All four grammars in our area are running Music and seem to have plenty of pupils wanting to take it but am not so sure about other subjects Fingers crossed though because my daughter want to do govt and politics Not sure how popular that is but hope they dont cancel it. She shouldbe okay with her other choices History english Lit and Art but then you get the problem of them being over subscribed Arghhh!

circular Sun 28-Apr-13 09:40:07

Gobbin -Trouble is where we are, no local sixth form colleges.
Local FE college, dire results for A levels, picks up the less academic that don't meet requirements for school sixth forms or prefer vocational courses. They don't do sciences or MFL, and put more emphasis on the Performing Arts type courses than Music.

Even with an hours travelling for a specialist sixth form college, results are worse than all of the schools DD is holding offers at.

What is 'different' about a sixth form college that means they would not cancel a course.

gobbin Sun 28-Apr-13 11:32:05

Hi again circular.

Just sheer weight in numbers - most colleges take from a number of schools collectively, so combining the two or three from each feeder secondary school into one larger group.

I understand though your issue though with the role of colleges in an area with school sixth forms - the area I teach in has a mix of both. The college that feeds from the 11-16 schools has historically been much stronger, better geared up for the full range of A Levels as well as BTEC courses and is expanding all the time.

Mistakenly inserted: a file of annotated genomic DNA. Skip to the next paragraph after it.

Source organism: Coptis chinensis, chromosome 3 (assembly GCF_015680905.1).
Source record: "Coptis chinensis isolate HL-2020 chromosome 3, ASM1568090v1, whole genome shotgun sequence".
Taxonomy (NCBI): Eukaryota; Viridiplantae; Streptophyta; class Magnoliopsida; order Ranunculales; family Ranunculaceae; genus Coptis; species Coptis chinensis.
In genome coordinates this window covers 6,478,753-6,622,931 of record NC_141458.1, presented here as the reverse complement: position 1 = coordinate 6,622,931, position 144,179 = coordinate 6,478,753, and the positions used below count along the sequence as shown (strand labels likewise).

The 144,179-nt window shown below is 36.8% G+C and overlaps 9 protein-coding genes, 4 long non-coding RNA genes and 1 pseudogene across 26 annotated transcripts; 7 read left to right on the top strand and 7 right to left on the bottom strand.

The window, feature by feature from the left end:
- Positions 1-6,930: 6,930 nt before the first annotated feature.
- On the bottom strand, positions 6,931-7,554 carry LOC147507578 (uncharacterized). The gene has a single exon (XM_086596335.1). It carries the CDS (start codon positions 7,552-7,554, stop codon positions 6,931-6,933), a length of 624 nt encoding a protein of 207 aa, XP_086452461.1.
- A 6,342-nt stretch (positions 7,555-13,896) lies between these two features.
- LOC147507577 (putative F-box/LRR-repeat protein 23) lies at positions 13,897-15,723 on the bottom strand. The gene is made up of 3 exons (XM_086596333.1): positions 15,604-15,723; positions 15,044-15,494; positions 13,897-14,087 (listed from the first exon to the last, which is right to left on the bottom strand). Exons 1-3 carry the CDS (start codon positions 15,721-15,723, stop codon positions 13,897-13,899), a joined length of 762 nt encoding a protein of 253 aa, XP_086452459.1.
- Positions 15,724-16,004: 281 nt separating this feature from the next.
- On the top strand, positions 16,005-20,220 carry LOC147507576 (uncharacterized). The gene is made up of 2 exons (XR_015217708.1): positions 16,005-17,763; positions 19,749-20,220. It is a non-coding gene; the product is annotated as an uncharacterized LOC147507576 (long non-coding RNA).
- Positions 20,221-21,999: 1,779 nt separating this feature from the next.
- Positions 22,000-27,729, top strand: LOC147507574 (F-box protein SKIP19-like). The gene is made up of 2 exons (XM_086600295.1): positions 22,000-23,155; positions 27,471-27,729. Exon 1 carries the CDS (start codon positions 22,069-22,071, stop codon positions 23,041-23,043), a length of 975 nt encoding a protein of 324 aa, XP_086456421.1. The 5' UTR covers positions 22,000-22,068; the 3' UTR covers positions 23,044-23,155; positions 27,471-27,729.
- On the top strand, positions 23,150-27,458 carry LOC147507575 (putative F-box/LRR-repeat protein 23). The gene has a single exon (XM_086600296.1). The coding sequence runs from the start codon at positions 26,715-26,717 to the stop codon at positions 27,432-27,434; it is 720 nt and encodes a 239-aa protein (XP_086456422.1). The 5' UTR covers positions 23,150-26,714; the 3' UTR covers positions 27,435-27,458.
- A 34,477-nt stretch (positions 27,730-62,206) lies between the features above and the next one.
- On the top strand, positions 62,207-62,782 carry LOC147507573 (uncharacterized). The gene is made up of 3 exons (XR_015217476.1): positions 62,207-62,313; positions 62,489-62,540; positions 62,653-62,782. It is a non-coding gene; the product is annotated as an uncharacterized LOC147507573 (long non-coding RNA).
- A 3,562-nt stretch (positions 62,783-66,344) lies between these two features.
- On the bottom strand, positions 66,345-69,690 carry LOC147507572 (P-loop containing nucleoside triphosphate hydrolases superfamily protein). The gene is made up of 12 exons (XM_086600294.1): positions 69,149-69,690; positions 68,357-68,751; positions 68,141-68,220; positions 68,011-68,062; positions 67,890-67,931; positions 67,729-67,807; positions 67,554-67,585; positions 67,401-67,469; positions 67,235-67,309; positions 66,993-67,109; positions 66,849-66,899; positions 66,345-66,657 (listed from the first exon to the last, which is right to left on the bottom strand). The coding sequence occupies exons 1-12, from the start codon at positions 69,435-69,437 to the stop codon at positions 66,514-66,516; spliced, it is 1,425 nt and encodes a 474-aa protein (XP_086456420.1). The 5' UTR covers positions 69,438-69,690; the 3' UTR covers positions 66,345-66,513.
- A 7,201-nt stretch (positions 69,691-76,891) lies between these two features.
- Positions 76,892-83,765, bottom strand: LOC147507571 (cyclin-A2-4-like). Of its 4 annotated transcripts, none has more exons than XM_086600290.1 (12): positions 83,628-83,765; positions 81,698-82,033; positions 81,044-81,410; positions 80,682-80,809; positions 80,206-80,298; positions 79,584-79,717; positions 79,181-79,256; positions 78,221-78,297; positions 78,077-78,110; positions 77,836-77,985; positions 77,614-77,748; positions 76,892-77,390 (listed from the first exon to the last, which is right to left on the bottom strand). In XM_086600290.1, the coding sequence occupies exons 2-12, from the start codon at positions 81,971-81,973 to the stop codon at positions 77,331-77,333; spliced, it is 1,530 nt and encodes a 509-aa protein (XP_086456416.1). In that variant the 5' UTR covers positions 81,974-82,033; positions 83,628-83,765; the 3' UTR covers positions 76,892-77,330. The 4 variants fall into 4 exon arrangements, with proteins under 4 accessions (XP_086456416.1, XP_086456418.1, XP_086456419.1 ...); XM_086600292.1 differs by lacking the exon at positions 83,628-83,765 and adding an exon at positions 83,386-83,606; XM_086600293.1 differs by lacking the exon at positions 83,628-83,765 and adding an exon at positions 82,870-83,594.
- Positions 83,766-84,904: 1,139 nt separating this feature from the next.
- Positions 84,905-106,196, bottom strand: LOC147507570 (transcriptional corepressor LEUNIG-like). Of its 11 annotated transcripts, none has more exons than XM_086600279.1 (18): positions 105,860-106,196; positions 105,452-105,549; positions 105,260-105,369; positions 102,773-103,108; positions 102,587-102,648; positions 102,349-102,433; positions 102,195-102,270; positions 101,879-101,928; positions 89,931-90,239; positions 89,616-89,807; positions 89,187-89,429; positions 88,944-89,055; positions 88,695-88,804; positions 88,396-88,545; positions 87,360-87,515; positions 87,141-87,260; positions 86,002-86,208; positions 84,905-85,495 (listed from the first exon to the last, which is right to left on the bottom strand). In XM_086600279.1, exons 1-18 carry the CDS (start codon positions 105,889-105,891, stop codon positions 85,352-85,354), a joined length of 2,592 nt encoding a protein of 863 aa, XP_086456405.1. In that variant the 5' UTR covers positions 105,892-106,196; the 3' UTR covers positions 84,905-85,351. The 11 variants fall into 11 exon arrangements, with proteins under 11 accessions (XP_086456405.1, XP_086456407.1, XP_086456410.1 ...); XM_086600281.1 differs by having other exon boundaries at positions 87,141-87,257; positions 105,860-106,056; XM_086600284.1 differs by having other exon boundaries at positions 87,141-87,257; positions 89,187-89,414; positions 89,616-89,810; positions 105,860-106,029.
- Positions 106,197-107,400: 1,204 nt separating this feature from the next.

The college serving the 11-18 schools is light years behind in terms of offering A levels but is very strong on offering vocational courses and dealing with lower ability pupils. Fortunately, our pupils can choose either of these colleges or go to a school with a sixth form so they have a wide range of options age 16.

circular Sun 28-Apr-13 16:42:01

Thanks Gobbin
So do the larger numbers mean larger tutor groups in general?

When doing the open day rounds it A level groups did not seem to be above 20.
Some subjects less than 10, which is great if they keep the subject on. Difficult to strike a balance and get a small enough group with the subject still going ahead.

gobbin Sun 28-Apr-13 21:17:33

I can't advise you on tutor group numbers. The college I went to was similar in set up to high school, where a tutor group was made up of people studying a range of subjects, who then filtered off to their respective subjects. We had about 25 in the tutor group but around 15-20 in each teaching group. Your local colleges may have a different system.

mummytime Mon 29-Apr-13 06:39:26

If you have a sixth form college that has say 1000 pupils just doing A'levels then they can run a wider range of courses than a school sixth form with 200. The tutor groups don't have to be bigger, and class sizes don't either, you just run more of them. The problem of sixth form colleges is they know their students less well, and some students can struggle with a lack of pastoral care (if only at the start).
However Music is not a subject that my DCs sixth form even struggles to put on. They do share some less popular A'levels wi the local Catholic school, eg. law.

Join the discussion

Join the discussion

Registering is free, easy, and means you can join in the discussion, get discounts, win prizes and lots more.

Register now